Top 10 bugs in C++ open source projects, checked in 2016

While the world is discussing the 89th Ceremony of Oscar award and charts of actors and costumes, we’ve decided to write a review article about the IT-sphere. The article is going to cover the most interesting bugs, made in open source projects in 2016. This year was remarkable for our tool, as PVS-Studio has become available on Linux OS. The errors we present are hopefully, already fixed, but every reader can see how serious are the errors made by developers.

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Top 10 C# projects errors found in 2016

To measure the efficiency of our analyzer, and also to promote the methodology of static analysis, we regularly analyze open source projects for bugs and write articles about the results. 2016 was no exception. This year is especially important as it is the year of the “growth” of the C# analyzer. PVS-Studio has obtained a large number of new C# diagnostics, an improved virtual values mechanism (symbolic execution) and much more. Based on the results of our teamwork, I compiled a kind of chart of the most interesting bugs, found in various C# projects in 2016.

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The Big Calculator Gone Crazy

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In this article I’m going to discuss a problem few people think of. Computer simulation of various processes becomes more and more widespread. This technology is wonderful because it allows us to save time and materials which would be otherwise spent on senseless chemical, biological, physical and other kinds of experiments. A computer simulation model of a wing section flow may help significantly reduce the number of prototypes to be tested in a real wind tunnel. Numerical experiments are given more and more trust nowadays. However, dazzled by the triumph of computer simulation, nobody notices the problem of software complexity growth behind it. People treat computer and computer programs just as a means to obtain necessary results. I’m worried that very few know and care about the fact that software size growth leads to a non-linear growth of the number of software bugs. It’s dangerous to exploit a computer treating it just as a big calculator. So, that’s what I think – I need to share this idea with other people.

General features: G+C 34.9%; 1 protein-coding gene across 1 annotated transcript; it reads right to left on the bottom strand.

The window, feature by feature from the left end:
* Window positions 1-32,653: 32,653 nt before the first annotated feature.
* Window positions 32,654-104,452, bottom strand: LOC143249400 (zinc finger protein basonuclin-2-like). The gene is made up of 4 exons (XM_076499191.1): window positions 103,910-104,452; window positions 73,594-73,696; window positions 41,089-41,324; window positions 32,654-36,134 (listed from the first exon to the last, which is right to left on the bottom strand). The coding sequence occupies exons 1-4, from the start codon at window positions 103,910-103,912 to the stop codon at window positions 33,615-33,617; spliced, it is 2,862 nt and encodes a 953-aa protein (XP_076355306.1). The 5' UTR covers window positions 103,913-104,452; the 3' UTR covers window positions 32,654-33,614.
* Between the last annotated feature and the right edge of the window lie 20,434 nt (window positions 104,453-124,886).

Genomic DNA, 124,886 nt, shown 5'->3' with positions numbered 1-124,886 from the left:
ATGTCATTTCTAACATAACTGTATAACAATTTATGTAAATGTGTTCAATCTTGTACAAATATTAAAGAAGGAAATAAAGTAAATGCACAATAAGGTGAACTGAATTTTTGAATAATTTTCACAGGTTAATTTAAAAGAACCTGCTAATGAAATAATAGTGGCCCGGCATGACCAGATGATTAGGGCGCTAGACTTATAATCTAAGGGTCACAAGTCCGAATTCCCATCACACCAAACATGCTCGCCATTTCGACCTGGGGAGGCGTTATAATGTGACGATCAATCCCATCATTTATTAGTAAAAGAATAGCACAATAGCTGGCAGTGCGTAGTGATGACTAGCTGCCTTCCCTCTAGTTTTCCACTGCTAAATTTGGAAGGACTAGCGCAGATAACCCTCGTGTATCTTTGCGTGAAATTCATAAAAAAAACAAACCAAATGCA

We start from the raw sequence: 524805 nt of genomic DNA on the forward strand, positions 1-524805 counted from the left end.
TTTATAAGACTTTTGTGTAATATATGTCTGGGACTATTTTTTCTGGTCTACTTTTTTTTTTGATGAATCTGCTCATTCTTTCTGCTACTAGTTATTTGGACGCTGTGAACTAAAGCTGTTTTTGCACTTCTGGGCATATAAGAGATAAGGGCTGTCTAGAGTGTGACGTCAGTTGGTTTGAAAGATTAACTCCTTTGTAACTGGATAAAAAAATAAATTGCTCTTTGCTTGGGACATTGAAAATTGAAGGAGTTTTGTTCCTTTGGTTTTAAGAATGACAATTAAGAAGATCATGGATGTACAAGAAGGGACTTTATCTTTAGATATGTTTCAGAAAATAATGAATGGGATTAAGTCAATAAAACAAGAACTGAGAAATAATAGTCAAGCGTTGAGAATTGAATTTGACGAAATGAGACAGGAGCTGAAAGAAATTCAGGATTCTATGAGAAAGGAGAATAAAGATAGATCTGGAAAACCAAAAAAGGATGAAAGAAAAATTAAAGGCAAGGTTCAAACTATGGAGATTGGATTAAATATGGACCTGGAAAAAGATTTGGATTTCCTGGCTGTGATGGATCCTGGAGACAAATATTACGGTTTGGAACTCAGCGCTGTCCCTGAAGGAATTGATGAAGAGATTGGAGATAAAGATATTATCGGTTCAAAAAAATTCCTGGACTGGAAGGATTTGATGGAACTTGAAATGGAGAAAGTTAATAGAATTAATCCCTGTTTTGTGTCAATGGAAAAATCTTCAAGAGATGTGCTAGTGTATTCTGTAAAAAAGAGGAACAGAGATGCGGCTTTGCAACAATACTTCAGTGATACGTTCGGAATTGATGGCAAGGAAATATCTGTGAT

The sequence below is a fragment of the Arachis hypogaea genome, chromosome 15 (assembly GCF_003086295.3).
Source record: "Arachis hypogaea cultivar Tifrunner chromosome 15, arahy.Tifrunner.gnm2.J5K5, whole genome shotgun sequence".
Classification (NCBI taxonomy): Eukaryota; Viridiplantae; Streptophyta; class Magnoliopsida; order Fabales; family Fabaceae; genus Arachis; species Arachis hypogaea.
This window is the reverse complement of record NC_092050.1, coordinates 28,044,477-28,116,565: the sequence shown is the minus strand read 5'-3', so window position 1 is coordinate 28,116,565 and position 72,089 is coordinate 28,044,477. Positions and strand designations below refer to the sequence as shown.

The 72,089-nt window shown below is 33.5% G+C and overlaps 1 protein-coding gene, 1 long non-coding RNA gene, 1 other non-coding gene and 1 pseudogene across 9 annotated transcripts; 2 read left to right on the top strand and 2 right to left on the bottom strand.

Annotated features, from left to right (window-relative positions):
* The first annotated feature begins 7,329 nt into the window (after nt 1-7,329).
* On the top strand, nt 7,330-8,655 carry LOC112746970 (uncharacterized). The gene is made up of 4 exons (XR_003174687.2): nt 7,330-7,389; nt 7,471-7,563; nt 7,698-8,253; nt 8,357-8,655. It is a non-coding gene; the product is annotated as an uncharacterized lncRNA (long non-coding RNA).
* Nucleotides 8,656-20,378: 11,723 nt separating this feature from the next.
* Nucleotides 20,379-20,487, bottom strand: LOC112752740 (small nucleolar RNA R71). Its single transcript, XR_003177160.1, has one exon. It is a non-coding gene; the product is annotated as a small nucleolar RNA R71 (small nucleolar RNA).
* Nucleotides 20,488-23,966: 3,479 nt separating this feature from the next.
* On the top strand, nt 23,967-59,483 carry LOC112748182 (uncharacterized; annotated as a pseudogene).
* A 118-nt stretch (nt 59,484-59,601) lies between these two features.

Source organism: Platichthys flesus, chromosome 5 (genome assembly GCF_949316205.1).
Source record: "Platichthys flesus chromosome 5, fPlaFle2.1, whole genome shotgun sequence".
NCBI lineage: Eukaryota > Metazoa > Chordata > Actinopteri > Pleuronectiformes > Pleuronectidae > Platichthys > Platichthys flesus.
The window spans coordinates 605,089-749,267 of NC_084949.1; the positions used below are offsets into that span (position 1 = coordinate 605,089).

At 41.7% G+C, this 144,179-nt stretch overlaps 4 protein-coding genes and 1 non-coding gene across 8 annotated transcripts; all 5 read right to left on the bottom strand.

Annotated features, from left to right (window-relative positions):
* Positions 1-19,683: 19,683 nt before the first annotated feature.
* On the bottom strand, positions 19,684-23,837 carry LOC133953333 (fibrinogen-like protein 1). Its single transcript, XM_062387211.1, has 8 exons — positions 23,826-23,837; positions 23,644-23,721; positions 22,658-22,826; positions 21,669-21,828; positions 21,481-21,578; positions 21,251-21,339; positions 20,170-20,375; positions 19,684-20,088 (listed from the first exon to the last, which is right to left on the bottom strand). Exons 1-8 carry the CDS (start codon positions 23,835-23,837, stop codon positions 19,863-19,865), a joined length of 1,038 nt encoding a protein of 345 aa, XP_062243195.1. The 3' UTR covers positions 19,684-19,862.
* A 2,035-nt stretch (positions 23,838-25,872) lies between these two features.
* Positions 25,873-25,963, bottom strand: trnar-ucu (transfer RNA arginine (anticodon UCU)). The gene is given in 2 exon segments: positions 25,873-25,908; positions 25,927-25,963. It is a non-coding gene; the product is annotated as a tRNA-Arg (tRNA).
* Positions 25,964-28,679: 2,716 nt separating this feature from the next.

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Cost of an Error: Who Pays for Programming Blunders?

Modern programmers live in a very special period of time, when the software is penetrating into literally all spheres of human life and is installed on a numerous amount of devices that are a part of our every day life. Nobody is surprised by software in the fridges, watches and coffee-machines. However, the dependence of people on the smart technology is also growing. The inevitable consequence: the reliability of the software becomes priority number 1. It’s hard to scare someone with a freaked out coffee-maker, although it can bring a lot of harm (liters of boiling coffee flowing on your white marble countertop…). But the thought of growing requirements for the quality of software is really important, that’s why let’s talk about errors in the code that led to significant waste of time and money.
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The Evil within the Comparison Functions

Perhaps, readers remember my article titled “Last line effect”. It describes a pattern I’ve once noticed: in most cases programmers make an error in the last line of similar text blocks. Now I want to tell you about a new interesting observation. It turns out that programmers tend to make mistakes in functions comparing two objects. This statement looks implausible; however, I’ll show you a great number of examples of errors that may be shocking to a reader. So, here is a new research, it will be quite amusing and scary.

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Stories about Christmas and New Year Bugs

Do you believe in magic? Of course not – it’s just against logic! Programmers are serious-minded and well-educated people of a realistic outlook. Well, you didn’t favor fairy tales as a child either, did you? OK, I’m not going to answer for you. Just please make yourself a cup of tea, peel a tangerine, look at the snowflakes falling outside the window, and only then go on to read this Story.


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The First Bug on Mars

In 1971, the USSR delivered the first planetary rovers on skis to Mars, whose task was to puncture the surface with a rod (housing a dynamic penetrometer and a radiation densitometer) to see if Mars was solid or liquid dusty. The first probe crashed on November 27; the second soft-landed on December 2 but didn’t manage to get out of the “shell” of the lander, so that attempt didn’t count.


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